Boston City Councilors Call for Metal Detectors, Police at Schools

Some city councilors say the district is not being transparent about violent incidents happening at schools

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As violence within the Boston Public School System continues, four city councilors are now calling for metal detectors and police officers to be placed inside every district school.

The letter was sent to Superintendent Mary Skipper and the Mayor’s Office.

“You see time and time again we have young kids coming to school with loaded guns, we have stabbings, we have fights in bathrooms,” said Boston City Councilor At-Large Erin Murphy.  “The violence is escalating and we need to address it.”

“We have metal detectors. It’s just that many schools had chosen to not plug them in, or not use them,” she added.

Last week, a teacher was reportedly walking a bullied student home from the Young Achievers Science and Math Pilot School in Mattapan when the two of them were jumped and beaten.

“While they were walking home, I got reports right away from first responders that the teacher was attacked, kicked repeatedly in the head and she was trying to protect – shielding her body on the student – and we didn’t hear anything,” said Murphy.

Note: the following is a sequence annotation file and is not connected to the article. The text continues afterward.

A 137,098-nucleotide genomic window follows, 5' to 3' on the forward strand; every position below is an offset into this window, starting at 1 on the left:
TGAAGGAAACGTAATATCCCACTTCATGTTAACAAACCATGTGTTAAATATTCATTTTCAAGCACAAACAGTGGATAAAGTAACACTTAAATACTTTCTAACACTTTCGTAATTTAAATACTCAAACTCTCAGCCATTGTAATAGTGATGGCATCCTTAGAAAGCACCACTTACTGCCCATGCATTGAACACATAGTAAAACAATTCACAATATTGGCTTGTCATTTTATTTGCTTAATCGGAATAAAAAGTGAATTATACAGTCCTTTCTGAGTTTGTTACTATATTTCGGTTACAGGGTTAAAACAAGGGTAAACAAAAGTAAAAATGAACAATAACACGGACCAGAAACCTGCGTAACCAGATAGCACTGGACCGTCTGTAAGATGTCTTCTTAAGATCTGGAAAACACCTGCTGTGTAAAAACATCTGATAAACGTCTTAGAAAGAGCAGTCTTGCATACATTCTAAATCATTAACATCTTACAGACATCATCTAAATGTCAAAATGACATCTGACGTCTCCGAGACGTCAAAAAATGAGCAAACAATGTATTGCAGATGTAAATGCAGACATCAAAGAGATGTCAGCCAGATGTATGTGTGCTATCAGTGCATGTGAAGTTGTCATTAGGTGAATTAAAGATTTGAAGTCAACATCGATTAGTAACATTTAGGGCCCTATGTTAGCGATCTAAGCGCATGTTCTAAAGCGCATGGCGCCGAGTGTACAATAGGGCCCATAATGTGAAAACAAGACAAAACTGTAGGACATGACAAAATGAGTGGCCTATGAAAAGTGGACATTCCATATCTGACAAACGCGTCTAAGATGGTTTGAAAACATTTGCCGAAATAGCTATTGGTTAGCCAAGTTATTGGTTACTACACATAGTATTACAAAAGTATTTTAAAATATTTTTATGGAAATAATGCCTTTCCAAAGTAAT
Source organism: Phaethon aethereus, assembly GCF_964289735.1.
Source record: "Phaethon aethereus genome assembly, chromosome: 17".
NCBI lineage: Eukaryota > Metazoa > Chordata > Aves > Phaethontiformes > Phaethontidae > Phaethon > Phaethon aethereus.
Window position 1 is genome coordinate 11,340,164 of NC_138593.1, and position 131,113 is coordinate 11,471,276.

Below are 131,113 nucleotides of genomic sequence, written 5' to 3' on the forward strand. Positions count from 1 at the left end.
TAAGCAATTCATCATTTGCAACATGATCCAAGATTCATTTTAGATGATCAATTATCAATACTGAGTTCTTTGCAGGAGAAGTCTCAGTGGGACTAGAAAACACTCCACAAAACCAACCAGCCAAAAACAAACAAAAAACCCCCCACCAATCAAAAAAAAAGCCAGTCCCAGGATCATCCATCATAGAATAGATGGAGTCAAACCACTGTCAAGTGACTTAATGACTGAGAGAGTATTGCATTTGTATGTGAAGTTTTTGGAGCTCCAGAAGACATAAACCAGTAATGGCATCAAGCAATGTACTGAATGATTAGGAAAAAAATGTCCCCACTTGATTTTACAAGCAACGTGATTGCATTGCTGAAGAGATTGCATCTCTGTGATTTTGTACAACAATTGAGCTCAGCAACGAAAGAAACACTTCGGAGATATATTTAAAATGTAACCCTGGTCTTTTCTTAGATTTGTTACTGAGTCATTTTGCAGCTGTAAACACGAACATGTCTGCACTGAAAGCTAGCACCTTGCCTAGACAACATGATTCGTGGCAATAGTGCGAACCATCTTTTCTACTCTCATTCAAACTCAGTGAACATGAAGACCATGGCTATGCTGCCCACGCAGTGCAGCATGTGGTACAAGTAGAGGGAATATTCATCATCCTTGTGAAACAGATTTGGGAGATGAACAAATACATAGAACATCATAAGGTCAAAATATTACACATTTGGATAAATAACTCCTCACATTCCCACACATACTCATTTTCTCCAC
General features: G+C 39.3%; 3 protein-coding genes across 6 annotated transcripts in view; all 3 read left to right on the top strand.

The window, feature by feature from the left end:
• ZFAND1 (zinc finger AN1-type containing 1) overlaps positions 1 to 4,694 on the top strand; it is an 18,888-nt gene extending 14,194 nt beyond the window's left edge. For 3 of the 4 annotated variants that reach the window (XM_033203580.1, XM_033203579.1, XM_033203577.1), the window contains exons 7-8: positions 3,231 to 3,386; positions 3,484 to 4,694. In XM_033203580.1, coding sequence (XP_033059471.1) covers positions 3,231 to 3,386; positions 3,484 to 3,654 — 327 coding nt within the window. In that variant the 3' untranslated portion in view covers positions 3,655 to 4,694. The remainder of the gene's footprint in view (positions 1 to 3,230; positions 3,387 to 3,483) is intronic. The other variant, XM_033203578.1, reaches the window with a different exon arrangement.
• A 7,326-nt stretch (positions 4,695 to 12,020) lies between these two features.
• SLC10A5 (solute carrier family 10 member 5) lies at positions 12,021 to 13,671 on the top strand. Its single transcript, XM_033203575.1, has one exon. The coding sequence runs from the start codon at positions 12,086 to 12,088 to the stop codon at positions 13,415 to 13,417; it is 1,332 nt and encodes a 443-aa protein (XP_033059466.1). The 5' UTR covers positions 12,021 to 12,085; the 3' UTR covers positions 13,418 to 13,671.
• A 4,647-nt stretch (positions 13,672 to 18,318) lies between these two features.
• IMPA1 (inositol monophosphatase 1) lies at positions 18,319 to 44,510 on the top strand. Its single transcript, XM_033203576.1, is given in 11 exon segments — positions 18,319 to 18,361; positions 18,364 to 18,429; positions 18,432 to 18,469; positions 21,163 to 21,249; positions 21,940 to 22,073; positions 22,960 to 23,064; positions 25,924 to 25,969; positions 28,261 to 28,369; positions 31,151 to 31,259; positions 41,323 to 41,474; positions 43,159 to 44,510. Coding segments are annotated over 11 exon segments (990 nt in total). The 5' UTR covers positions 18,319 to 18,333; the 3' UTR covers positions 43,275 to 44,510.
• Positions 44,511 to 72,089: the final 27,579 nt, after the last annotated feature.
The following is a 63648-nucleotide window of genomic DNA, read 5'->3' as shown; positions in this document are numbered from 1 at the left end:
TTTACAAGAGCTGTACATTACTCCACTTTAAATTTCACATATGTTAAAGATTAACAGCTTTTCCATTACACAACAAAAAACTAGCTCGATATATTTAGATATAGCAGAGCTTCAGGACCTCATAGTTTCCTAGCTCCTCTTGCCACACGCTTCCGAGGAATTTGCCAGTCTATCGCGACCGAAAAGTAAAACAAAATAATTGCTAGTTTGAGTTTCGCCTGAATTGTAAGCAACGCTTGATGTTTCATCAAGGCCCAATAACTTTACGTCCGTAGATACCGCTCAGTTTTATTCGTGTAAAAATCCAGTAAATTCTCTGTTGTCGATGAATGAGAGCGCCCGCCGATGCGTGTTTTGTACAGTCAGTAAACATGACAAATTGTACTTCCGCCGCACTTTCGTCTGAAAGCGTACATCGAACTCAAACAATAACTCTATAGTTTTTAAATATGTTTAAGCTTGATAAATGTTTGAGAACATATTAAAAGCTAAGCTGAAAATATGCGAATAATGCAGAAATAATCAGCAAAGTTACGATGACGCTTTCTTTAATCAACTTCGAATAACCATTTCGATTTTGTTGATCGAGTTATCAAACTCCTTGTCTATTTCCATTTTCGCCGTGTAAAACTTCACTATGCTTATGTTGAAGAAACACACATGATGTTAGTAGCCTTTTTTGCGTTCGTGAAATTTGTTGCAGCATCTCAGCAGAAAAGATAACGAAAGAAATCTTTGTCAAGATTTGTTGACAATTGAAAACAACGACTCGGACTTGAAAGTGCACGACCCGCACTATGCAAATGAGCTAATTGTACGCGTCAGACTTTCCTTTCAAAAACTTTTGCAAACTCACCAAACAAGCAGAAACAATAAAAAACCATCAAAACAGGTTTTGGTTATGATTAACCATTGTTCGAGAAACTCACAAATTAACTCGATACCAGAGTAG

On Tuesday, a parent outside of the school told NBC10 Boston that his fourth-grade daughter saw it happen.

“She saw a teacher get beat up, and she was a little nervous to get back to school,” said Dana Woods. “There definitely should be a police presence out here.”

Woods added that next week, he’s pulling his daughter out of the school to go to a charter school.

“We didn’t hear good things about the school as far as the violence and stuff, so we dealt with it as long as we could.”

City Council President Ed Flynn is another official supporting the safety changes, reiterating that the district is still not being open and honest about violent incidents taking place.

“Public safety is an important part of education in Boston and America today unfortunately we have to consider these options,” said Flynn.

He added that in addition to social services and counselors, more needs to be done.

“If we save the life of one person by confiscating a weapon through the medical detectors, it’s worth it.”

NBC10 Boston did reach out to Boston Public Schools with several questions and request for a statement, but was told the district would not comment.

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